Our thirty-year study was the follow-up of Brody’s cohort from 1964. In a sense we were performing an archeological dig, in which layers are often up-ended, folded around, seeking fragments, forme fruste images. Then we try to reconstruct the life history of three decades from the images we discover. In a sense, we are getting a snapshot of a character built over many years. In a sense, we are making a movie backwards. We are matching-up what is revealed to us today with what we discover in archives of observations.
We study memories.
For this, we had archival observations, which we reviewed after we completed our interviews and assessments of our 76 subjects. We chose to assess current life in several ways. First, we used the Adult Attachment Interview. Not only does this assess attachment, but it also gives us a sense of significant events in the person’s life and how their memories work. We also used semi-structure interview to assess defensive style, Erikson’s developmental level and phenomenological psychiatric status. In a sense, as analysts, the AAI was our most valuable glimpse into inner life. One asks: tell me five words to describe your mother’s relationship with you as a child; then, give me a specific memory for each word. This is deeply revealing. For instance, Fonagy has written about how one can use aspects of the AAI scoring to assess reflective capacity.
We matched how people remembered against the prospective data, finding that in general there was remarkably accurate memory for significant events and occasionally, we learned that the person’s affective memory clarified a previous research observer’s assessment; and in some instances, memory was judged far more accurate than researchers’ previous knowledge. For instance, at 6 years of age, a researcher sees that a father has been building a Heath kit project with his son; the researcher is deeply impressed with the project and believes it reflects that father’s connection with the boy. At thirty, this former child spontaneously reports that the Heath kit project was inordinately boring and reflected how this father had projects and ideas not connected with the boy’s interests.
An example of how the thirty-year old reveals a remarkable event missed by the researchers is of a mother’s recurrent psychotic depressions and suicide. When this child was seven, she refused to meet with the researchers for her annual assessment, until the headmaster insisted the child comply. The child reported that mother was vacationing in one of the family’s multiple homes – Mont Blanc or Montserrat. In fact, the mother was “vacationing” at a private psychiatric facility for eight months, where the child visited weekly. The young man was then interviewed at eighteen, reporting nothing new about his mother, who, in fact, was then institutionalized again and committed suicide within months of the interview. The thirty-year-old admitted openly that she knew she was hiding this from the researchers. I found similar capacity to hide major events as Medical Director of the Family Mosaic Program in San Francisco, a Robert Wood Johnson funded program for the 200 most disturbed children in SF. Our social workers – who were of the communities — went into the homes, the schools, the streets to find the children and the parents (many mothers were prostitutes; most fathers were in Pelican Bay for felonies). On Portrero Hill, we could find our pre-teen kids skipping school to sell drugs on the street corner, the dealers knowing that these kids would get off easy as juveniles. Yet, repeatedly we were impressed with how the extended family and the community were able to hoodwink our dedicated workers, often to the detriment of the children.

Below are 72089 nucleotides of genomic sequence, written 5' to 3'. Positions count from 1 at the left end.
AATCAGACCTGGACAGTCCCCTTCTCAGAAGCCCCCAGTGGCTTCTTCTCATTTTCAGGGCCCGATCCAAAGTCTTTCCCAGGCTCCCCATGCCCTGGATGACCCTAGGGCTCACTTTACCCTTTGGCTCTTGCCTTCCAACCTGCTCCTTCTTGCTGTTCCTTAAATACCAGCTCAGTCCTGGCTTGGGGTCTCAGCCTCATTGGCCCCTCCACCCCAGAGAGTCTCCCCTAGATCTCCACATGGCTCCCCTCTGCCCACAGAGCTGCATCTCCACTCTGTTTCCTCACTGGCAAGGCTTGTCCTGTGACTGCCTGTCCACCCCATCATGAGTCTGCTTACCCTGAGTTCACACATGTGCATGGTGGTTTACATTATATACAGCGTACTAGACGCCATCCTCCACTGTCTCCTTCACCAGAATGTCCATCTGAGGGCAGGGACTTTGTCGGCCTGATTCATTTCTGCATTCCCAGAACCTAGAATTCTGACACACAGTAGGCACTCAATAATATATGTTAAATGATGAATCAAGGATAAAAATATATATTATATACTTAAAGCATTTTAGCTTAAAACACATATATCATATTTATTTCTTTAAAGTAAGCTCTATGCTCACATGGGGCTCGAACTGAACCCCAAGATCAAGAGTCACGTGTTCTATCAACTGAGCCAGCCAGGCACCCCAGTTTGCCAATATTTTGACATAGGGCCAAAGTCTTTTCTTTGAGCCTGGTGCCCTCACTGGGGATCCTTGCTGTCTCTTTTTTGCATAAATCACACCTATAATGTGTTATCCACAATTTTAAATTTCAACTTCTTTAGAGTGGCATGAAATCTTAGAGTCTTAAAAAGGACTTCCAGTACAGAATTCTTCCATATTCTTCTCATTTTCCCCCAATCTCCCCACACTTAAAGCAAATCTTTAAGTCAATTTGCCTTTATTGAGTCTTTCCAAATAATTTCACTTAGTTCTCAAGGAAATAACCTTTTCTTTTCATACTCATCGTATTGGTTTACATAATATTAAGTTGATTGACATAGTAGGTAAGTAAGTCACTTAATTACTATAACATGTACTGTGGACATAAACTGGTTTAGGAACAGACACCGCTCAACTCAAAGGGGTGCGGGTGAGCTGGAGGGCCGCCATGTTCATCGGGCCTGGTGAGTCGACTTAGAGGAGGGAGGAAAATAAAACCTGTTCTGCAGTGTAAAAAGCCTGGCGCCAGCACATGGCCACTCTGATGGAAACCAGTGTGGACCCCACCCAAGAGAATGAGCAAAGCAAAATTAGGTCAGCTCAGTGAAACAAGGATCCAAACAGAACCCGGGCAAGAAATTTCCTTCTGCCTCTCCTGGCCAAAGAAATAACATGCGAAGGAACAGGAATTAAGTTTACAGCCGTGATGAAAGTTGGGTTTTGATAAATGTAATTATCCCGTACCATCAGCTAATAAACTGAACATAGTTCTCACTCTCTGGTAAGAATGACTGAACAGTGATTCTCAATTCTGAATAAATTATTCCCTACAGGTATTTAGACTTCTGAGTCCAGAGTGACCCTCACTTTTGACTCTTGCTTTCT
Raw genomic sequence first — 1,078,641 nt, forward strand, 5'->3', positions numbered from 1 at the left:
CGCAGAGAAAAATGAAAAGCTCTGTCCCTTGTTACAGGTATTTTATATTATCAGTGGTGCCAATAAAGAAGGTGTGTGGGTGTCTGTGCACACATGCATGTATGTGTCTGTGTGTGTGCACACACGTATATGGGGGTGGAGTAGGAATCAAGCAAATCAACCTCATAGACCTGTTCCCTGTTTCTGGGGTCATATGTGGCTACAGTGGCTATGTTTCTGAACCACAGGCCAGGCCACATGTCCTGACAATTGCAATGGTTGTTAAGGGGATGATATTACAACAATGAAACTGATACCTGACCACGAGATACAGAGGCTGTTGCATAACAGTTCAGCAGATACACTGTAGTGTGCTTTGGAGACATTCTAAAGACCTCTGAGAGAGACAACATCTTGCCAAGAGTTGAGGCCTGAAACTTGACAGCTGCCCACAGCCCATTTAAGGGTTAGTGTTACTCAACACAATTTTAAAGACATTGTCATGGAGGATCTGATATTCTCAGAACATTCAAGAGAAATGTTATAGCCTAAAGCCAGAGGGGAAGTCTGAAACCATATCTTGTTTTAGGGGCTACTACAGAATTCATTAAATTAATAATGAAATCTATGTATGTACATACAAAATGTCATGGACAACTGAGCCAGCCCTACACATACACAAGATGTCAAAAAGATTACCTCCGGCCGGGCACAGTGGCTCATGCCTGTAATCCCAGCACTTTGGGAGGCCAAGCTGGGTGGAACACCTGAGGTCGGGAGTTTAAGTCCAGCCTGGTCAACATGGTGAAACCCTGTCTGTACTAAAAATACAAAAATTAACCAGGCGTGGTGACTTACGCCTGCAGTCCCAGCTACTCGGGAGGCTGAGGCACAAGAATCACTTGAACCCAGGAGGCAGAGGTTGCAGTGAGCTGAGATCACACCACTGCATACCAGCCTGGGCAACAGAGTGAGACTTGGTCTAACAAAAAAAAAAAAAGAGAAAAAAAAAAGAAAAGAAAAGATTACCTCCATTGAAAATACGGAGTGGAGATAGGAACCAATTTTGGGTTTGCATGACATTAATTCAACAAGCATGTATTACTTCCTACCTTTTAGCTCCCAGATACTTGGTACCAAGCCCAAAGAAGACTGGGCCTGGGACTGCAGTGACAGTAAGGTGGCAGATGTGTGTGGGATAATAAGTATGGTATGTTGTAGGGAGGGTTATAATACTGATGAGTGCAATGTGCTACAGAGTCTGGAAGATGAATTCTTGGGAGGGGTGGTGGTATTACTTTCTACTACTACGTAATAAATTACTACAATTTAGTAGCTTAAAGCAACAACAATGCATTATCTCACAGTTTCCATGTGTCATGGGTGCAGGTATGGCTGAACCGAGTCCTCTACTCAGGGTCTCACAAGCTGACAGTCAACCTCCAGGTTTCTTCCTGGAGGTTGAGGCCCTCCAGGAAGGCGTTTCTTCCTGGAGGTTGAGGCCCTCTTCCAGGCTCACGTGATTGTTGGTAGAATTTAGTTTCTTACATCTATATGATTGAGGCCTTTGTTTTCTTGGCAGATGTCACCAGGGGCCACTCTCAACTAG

I won’t try to repeat our findings here, which we published in several articles in IJP and will be republished by Karnac as Lives Across Time. My focus is on how to learn about how inner lives are constructed and how memory works, including how memory as an ego function can be distorted when ego structure is badly affected, and how basic memories are accurate with some severe ego defects — how one man with a GAF score in the 70’s clearly recalls the dismal details of his very difficult childhood. His art work had the quality of late Arshile Gorky – an apocalyptic, dark, nature of destruction. We believe that our work can contribute to understanding how memory is constructed.
A note here about the analyst’s reaction to listening and watching these interviews. One of our innovations was to establish a likeability measure. We developed a Likert-type instrument, asking,”To what degree do I find this person believable, sincere, accurate? How much would I like to listen to this interview again?”